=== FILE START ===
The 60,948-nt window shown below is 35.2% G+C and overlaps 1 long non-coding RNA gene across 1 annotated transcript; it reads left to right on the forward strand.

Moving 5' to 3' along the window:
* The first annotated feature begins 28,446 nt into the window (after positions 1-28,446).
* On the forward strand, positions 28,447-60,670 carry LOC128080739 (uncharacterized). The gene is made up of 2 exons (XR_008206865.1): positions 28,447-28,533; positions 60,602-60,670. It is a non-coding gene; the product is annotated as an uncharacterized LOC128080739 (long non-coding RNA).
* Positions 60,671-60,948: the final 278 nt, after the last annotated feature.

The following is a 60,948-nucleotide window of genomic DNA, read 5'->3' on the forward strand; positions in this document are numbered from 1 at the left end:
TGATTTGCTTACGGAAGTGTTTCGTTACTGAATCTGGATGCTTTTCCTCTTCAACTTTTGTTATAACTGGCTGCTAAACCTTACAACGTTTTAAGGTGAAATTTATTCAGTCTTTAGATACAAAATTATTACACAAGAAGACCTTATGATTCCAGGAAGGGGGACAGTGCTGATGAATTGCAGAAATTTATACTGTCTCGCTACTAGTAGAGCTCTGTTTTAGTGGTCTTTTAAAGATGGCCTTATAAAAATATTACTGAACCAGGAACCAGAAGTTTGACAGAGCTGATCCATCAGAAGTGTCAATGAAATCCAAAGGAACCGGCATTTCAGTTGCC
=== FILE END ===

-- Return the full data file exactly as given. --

The 60,948-nt window shown below is 35.2% G+C and overlaps 1 long non-coding RNA gene across 1 annotated transcript; it reads left to right on the forward strand.

Moving 5' to 3' along the window:
* The first annotated feature begins 28,446 nt into the window (after positions 1-28,446).
* On the forward strand, positions 28,447-60,670 carry LOC128080739 (uncharacterized). The gene is made up of 2 exons (XR_008206865.1): positions 28,447-28,533; positions 60,602-60,670. It is a non-coding gene; the product is annotated as an uncharacterized LOC128080739 (long non-coding RNA).
* Positions 60,671-60,948: the final 278 nt, after the last annotated feature.

The following is a 60,948-nucleotide window of genomic DNA, read 5'->3' on the forward strand; positions in this document are numbered from 1 at the left end:
TGATTTGCTTACGGAAGTGTTTCGTTACTGAATCTGGATGCTTTTCCTCTTCAACTTTTGTTATAACTGGCTGCTAAACCTTACAACGTTTTAAGGTGAAATTTATTCAGTCTTTAGATACAAAATTATTACACAAGAAGACCTTATGATTCCAGGAAGGGGGACAGTGCTGATGAATTGCAGAAATTTATACTGTCTCGCTACTAGTAGAGCTCTGTTTTAGTGGTCTTTTAAAGATGGCCTTATAAAAATATTACTGAACCAGGAACCAGAAGTTTGACAGAGCTGATCCATCAGAAGTGTCAATGAAATCCAAAGGAACCGGCATTTCAGTTGCC